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Conversation Starters

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Does this scenario sound familiar? You pick your little one up from school, or maybe you are sitting at the dinner table, and you ask the age-old question, “What did you do in school today?” and the response you get is “played” or “nothing.”  If you want your little one to open up and give you the juicy details, open-ended questions that get them really thinking are the way to go. Here are a few ideas to try –

 

  • What was your favorite part of lunch?
  • Where do you play the most at recess?
  • Who is the funniest person in your class? Why is he/she so funny?
  • Tell me something good that happened today.
  • Tell me one thing that you learned today.
  • When were you the happiest today?
  • When were you bored today?
  • What was the best thing that happened at school today?
  • What was the worst thing that happened at school today?
  • Tell me something that made you laugh today.

 

When you ask anyone, adult or child, a yes or no or close ended question, the chances that the result will be an engaging back and forth interaction, are slim.  The reason being, there is typically only one way to answer these questions, they do not require one to stop, think, and reflect before responding. So you see, open-ended questions are so much more than conversation starters.  For children, these questions support the development and exercising of important critical thinking skills. When used in play they can also support the development of problem solving and scientific thinking. This is why our Play Facilitators are trained extensively in the use of open-ended questions, to support and deepen the learning that naturally occurs during play.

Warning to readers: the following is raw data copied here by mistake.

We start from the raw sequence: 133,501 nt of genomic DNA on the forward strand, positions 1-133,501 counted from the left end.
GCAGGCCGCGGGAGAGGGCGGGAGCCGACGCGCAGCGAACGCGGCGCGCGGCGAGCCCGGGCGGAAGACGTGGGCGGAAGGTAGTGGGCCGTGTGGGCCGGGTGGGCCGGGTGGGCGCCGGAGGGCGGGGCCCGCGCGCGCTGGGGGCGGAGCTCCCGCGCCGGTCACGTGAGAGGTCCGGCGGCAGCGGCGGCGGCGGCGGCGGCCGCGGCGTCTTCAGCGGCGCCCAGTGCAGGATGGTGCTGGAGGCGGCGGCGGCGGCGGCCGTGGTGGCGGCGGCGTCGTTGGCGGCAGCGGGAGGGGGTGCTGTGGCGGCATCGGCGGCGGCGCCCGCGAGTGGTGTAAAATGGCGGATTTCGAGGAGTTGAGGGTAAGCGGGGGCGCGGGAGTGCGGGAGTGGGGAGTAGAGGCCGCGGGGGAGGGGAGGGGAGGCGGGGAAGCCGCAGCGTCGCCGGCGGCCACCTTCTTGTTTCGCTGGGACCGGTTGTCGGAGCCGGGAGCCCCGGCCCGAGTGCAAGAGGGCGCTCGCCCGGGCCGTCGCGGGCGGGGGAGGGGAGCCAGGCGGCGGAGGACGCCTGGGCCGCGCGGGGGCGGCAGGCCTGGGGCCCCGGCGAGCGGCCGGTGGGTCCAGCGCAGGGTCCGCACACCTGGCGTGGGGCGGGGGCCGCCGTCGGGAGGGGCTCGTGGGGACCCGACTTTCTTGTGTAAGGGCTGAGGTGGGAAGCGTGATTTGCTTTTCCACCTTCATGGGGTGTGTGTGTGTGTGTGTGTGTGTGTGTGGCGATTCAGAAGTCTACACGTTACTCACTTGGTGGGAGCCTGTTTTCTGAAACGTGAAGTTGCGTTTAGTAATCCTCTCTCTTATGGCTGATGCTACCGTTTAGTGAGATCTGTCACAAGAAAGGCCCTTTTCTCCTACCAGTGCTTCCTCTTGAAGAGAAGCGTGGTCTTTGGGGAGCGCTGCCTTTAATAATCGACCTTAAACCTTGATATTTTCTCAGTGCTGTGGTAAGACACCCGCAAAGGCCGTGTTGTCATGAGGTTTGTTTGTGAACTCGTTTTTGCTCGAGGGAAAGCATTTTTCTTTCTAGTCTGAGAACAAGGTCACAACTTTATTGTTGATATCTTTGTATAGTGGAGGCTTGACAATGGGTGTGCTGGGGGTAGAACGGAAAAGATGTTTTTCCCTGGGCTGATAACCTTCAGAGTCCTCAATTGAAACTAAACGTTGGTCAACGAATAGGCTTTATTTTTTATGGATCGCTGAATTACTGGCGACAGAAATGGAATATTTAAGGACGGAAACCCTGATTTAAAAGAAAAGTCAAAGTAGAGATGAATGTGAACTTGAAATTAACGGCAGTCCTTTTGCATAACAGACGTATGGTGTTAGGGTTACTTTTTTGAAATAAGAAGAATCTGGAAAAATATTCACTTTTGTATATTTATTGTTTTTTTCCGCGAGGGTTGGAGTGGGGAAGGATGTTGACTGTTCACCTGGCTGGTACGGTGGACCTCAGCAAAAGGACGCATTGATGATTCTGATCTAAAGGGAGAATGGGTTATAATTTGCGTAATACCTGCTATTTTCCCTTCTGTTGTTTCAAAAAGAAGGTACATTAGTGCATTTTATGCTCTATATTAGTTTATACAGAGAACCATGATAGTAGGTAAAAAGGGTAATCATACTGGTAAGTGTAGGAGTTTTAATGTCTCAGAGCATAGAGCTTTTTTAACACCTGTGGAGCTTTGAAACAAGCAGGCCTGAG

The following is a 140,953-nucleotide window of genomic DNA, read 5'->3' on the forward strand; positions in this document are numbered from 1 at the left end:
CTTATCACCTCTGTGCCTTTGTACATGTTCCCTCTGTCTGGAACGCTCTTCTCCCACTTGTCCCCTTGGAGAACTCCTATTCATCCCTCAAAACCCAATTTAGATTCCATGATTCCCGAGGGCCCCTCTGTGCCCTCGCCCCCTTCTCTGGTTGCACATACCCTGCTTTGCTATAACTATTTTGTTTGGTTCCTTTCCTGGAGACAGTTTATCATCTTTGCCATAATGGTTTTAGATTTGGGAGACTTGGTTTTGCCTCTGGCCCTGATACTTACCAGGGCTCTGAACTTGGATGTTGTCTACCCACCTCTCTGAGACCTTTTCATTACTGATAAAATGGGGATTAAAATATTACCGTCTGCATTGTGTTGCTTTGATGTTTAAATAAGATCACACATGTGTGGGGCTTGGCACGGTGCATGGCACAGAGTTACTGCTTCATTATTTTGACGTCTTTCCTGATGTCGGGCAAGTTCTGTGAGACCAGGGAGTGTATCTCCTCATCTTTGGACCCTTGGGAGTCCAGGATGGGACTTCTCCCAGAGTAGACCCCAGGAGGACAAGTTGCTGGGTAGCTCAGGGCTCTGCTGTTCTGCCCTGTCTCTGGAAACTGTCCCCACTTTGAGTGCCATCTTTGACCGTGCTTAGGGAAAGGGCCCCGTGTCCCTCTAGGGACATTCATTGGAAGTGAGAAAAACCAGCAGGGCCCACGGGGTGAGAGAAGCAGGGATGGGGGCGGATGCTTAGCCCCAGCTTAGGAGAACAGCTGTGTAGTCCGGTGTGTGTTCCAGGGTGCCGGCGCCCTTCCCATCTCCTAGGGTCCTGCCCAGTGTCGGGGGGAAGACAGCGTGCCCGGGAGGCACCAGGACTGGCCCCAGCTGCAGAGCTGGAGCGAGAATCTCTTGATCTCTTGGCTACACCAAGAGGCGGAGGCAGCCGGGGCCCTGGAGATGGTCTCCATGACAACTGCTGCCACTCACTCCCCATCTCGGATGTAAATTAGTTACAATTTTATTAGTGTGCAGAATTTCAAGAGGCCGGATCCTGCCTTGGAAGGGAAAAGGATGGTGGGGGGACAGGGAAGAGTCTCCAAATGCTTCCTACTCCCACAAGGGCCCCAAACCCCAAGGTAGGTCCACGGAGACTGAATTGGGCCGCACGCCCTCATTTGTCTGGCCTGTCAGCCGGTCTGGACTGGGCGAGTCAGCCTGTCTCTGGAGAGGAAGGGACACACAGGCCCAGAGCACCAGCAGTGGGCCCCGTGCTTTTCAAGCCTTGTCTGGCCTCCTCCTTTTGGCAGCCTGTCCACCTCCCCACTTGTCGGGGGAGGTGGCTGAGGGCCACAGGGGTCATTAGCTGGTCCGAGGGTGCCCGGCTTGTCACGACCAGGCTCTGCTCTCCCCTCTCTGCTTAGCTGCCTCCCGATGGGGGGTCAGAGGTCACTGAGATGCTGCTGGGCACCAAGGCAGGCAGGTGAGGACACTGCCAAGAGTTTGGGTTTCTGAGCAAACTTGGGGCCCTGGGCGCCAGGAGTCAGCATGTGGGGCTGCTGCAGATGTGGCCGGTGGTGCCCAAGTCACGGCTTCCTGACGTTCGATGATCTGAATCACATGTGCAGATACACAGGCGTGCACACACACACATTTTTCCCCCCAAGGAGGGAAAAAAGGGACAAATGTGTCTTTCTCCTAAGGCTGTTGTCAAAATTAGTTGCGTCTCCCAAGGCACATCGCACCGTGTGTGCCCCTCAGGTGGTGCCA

What are your strategies? Do you have a story you would like to share? I would love to hear from you.  Post a comment, story, or question on our social media outlets and don’t forget to use the hashtag #PlayIQatDCM so I can see it and respond!

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About the Author:

DCM’s Early Learning Specialist Alix Tonsgard holds an MS in Child Development from the Erikson Institute and a BA in Human Development and Social Relations from Earlham College. She came to the Museum with over ten years of experience working with children ages birth-4 years and their families. Alix is a passionate advocate for play-based learning and a bit of a research nerd.
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